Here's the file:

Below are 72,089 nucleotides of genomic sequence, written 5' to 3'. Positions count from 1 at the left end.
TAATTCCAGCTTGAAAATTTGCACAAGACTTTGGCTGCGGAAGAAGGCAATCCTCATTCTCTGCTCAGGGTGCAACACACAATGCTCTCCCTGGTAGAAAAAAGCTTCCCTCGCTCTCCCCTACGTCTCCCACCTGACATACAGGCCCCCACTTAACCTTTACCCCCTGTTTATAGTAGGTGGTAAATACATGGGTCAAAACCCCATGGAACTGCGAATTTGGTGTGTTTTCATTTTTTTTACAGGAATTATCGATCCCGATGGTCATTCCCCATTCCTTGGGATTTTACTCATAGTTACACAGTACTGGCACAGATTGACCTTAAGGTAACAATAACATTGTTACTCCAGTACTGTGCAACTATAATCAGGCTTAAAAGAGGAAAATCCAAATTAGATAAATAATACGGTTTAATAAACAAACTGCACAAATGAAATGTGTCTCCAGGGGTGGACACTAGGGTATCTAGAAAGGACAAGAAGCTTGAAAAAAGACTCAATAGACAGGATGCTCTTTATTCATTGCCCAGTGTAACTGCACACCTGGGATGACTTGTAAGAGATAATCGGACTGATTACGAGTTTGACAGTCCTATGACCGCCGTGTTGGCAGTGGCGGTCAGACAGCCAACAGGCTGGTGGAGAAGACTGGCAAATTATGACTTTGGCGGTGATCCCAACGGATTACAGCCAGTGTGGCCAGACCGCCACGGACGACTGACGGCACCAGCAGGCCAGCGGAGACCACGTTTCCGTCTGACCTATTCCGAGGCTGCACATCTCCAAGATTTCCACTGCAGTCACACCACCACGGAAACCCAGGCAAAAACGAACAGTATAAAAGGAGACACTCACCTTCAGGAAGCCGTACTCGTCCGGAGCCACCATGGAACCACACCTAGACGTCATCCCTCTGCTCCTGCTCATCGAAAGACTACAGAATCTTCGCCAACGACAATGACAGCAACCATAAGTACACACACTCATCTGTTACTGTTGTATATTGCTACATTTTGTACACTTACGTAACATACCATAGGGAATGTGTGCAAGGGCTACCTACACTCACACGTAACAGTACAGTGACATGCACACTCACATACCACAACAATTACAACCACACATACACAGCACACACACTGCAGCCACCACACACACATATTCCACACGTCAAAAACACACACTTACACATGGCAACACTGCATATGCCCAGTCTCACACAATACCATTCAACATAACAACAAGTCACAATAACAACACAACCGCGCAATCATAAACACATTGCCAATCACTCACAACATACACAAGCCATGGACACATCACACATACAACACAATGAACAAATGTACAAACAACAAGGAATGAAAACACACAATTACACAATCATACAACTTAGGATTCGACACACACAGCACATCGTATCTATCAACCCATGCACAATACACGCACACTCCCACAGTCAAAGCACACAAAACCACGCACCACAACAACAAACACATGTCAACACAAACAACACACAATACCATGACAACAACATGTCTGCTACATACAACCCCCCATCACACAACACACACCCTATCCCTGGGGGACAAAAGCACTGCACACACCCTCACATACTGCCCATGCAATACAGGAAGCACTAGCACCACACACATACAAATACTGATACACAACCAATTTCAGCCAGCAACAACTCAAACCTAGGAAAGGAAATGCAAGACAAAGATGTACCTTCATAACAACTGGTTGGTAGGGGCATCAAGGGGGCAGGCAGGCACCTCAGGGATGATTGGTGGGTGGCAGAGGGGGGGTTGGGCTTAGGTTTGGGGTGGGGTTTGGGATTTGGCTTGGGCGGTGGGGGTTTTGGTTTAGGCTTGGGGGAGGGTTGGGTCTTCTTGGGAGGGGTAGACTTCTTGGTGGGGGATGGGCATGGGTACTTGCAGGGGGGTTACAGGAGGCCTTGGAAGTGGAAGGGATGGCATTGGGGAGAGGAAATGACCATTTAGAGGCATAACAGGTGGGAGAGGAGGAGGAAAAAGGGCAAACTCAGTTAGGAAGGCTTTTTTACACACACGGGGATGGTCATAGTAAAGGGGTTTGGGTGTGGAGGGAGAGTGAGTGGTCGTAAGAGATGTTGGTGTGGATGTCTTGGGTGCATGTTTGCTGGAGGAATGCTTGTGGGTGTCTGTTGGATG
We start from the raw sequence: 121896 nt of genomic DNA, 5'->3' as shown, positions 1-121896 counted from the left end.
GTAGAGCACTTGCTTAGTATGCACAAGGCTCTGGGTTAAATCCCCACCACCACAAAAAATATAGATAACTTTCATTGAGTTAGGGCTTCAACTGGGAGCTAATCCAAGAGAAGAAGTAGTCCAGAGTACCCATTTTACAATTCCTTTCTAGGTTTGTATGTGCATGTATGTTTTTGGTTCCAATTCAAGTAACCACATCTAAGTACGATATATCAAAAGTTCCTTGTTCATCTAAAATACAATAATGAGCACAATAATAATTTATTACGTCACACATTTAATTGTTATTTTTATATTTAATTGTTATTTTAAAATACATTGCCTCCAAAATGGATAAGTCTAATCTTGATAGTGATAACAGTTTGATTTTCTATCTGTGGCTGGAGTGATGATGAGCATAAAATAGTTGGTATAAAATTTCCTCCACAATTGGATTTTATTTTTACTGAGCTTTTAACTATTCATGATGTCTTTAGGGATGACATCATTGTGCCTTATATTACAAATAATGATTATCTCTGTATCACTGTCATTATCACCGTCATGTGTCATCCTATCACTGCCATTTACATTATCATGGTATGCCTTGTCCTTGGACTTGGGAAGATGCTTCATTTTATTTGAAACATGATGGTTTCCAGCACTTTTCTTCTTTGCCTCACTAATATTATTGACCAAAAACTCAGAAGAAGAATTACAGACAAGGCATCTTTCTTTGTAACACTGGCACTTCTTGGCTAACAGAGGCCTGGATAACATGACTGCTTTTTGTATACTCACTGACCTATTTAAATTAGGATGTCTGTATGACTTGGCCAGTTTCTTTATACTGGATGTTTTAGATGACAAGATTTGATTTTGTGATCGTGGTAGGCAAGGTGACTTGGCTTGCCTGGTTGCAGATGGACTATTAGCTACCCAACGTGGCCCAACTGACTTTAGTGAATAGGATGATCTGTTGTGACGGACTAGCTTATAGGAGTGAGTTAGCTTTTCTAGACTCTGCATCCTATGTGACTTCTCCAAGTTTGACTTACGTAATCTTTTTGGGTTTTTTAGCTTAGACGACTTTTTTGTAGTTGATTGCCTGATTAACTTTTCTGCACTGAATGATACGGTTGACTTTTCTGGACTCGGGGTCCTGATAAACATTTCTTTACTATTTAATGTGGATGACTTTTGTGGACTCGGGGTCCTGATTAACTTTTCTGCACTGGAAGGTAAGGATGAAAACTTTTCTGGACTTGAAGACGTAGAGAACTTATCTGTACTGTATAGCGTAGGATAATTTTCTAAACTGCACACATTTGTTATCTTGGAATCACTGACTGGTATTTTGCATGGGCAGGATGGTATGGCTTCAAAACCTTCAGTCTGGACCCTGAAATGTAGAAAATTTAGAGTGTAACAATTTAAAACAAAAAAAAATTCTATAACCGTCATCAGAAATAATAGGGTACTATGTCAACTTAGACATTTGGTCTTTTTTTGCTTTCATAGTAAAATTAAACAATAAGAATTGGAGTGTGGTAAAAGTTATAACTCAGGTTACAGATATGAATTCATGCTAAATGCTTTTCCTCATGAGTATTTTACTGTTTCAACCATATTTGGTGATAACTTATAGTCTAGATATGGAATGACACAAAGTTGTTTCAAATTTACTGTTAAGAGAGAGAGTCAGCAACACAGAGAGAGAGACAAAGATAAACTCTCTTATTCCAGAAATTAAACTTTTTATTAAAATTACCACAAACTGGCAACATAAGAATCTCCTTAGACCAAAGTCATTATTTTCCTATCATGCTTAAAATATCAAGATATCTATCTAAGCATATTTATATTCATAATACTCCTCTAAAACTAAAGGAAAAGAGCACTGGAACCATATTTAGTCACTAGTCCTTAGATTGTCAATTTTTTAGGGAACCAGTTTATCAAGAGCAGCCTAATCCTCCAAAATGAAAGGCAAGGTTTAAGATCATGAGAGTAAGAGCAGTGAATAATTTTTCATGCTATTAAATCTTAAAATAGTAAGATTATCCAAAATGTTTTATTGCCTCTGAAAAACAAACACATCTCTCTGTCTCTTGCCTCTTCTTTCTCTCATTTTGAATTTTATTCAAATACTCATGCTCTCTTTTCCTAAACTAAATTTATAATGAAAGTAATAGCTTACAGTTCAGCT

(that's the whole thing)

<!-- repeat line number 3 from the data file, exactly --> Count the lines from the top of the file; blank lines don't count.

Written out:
We start from the raw sequence: 121896 nt of genomic DNA, 5'->3' as shown, positions 1-121896 counted from the left end.